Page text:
African Americans helped build Alberta, this contribution must be recognized

February is Black History Month. To mark it, The Road Ahead has asked several Black Albertans to share their personal stories and their hopes for the future of this province. Our series starts today with this column by cultural and special education consultant Deborah Dobbins.

For African American Albertans, prejudice, discrimination and marginalization began when we stepped across the border in the early 1900s and it has not gone away.

To this day, society has made little progress concerning equity for people of African American Western Canadian heritage. We are descendants of the original newcomers who helped develop the province, but are still marginalized solely because of the colour of our skin.

Our Indigenous sisters and brothers have endured indignation on Turtle Island since before confederation and, finally, reconciliation efforts are beginning for their people. We are seeking justice and equity as well.  

The first main wave of Black immigrants came to Western Canada between 1905 and 1912 in response to government advertisements, but when they tried to cross the border, they were not what the government had expected.

Hostile reactions erupted with the arrival of the African Americans and, by 1911, the Canadian government passed an order-in-council referring to “any immigrants belonging to the Negro race, which is deemed unsuitable to the climate and requirements of Canada.”

That order was not invoked officially, or put into the Immigration Act, but it signifies a powerful indication of the government’s desire to prevent any more immigration of Blacks from the United States into Canada. Finally, in the 1960s, immigration restrictions for Blacks were lifted. 

Promises and hope

My paternal grandparents came from Missouri and Illinois. They came because of the promise of owning land and the hope of living without prejudice because of the colour of their skin.

My five aunts worked hard to obtain Alberta teaching credentials, and each endured many episodes of racial discrimination throughout their careers, as they paved the way for future educators, including my sister and me. 

My maternal grandparents came from Texas and Oklahoma. My maternal grandfather picked cotton, working many fields before eventually escaping the dangers of the south and making the journey with his family up through Nebraska to homestead in Alberta.

My parents were born and raised in Wildwood (originally known as Junkins), which became the first established Black settlement in the province in 1907. Wildwood is located 116 kilometres west of Edmonton. After starting a family, they moved to Edmonton for better economic opportunities.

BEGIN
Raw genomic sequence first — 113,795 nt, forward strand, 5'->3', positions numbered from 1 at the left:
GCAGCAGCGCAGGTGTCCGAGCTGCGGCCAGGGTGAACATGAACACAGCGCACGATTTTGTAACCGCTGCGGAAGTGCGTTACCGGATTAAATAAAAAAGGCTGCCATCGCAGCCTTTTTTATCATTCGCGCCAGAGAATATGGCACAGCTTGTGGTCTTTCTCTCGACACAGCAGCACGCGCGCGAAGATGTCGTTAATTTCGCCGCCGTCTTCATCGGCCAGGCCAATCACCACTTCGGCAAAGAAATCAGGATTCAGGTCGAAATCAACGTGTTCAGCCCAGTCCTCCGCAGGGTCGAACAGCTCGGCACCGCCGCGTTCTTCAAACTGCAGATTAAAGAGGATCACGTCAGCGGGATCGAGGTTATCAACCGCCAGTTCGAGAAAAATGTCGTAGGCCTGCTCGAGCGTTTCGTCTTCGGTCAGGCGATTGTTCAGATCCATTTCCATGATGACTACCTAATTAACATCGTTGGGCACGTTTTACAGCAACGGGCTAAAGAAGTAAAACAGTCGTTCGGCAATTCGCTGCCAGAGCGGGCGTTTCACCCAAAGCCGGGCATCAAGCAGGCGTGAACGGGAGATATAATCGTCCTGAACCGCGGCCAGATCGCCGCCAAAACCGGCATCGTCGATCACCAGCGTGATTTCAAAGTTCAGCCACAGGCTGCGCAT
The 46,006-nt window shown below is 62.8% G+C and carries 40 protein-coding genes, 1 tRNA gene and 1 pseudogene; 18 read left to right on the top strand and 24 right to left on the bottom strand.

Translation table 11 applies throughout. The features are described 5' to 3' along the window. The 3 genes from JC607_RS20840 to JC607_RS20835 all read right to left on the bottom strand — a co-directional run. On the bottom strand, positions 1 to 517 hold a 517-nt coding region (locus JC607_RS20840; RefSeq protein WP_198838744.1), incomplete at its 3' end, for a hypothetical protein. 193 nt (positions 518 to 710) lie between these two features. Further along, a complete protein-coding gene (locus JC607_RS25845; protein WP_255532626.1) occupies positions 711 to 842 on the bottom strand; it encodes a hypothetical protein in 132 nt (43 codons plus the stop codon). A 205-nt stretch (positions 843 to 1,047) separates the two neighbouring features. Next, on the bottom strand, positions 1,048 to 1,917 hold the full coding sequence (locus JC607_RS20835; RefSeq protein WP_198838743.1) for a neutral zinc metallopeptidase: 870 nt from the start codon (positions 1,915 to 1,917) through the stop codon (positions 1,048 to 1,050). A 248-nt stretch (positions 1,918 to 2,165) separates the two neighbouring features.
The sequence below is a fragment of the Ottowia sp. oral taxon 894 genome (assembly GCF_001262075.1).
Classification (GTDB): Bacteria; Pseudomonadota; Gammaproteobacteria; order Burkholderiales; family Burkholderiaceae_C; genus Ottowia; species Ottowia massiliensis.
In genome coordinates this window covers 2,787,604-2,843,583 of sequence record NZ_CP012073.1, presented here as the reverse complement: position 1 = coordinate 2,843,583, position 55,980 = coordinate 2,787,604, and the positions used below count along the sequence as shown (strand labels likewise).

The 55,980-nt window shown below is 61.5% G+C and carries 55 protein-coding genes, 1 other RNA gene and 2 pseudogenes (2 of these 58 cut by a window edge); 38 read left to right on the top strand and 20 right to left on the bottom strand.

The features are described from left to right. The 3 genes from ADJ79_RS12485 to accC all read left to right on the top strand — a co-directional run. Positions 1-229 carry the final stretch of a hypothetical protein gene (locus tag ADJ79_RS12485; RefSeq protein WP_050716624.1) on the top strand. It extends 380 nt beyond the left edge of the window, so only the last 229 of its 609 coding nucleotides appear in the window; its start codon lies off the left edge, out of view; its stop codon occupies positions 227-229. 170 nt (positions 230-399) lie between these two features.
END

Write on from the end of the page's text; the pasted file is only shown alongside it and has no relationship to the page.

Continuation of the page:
Edmonton was home to many African American immigrants who chose not to remain on their purchased homestead and settled in the city. 

Deborah Dobbins’s grandfather, Frank Johnson, centre, worked in the fields in California before immigrating to Alberta. Johnson lived in Edmonton until he was 101 years old. (Submitted by Deborah Dobbins)

Being raised in the city also brought additional encounters with anti-Black experiences. It was often either overtly or covertly pointed out to Black citizens that we were not wanted in Western Canada.

Still, even though it meant encountering prejudice and hardships, we persevered, working hard to be accepted. 

The Shiloh Centre for Multicultural Roots, an organization I founded over 10 years ago, continues that work.

In 2018, we completed an oral history project supported by the Alberta Human Rights Commission that documented the historical and contemporary experiences of Black Alberta settlers with a focus on racism, marginalization and discrimination. That research resulted in the award-winning documentary film We Are the Roots.

This project has opened the door to start the conversation regarding a near invisible group of immigrants who are in their sixth and seventh generation of being Albertans.

Still less-than-equal

After well over 100 years of contributing to the development and success of Canada’s Prairie provinces, we are still considered less-than-equal Canadian-born citizens, and still not recognized as being relevant to the post-colonial Alberta foundation when there are public acknowledgements or celebrations of Alberta’s rich mosaic of diversity.

Our past and present experiences of unjust treatment, discrimination, marginalization and microaggressions, because of the deep-rooted, systemic discrimination practices in this country, need to be acknowledged.

That acknowledgement must serve as a catalyst for action toward social justice and equity for our citizens.

As well, there must be the deliberate and accurate inclusion of our history and the contributions we have made to the West’s success added to the present Alberta educational curriculum.

Establishing the African Canadian Roots Cultural/Heritage Centre and Museum is most paramount to share the roots of the African diaspora in Western Canada, and is a step forward to reconciliation for our people.

It will affirm the importance of this unique group of Canadians who assisted in the successful development of the strong, diverse nation we all call home.

For more stories about the experiences of Black Canadians — from anti-Black racism to success stories within the Black community — check out Being Black in Canada, a CBC project Black Canadians can be proud of. You can read more stories here.

View original article here Source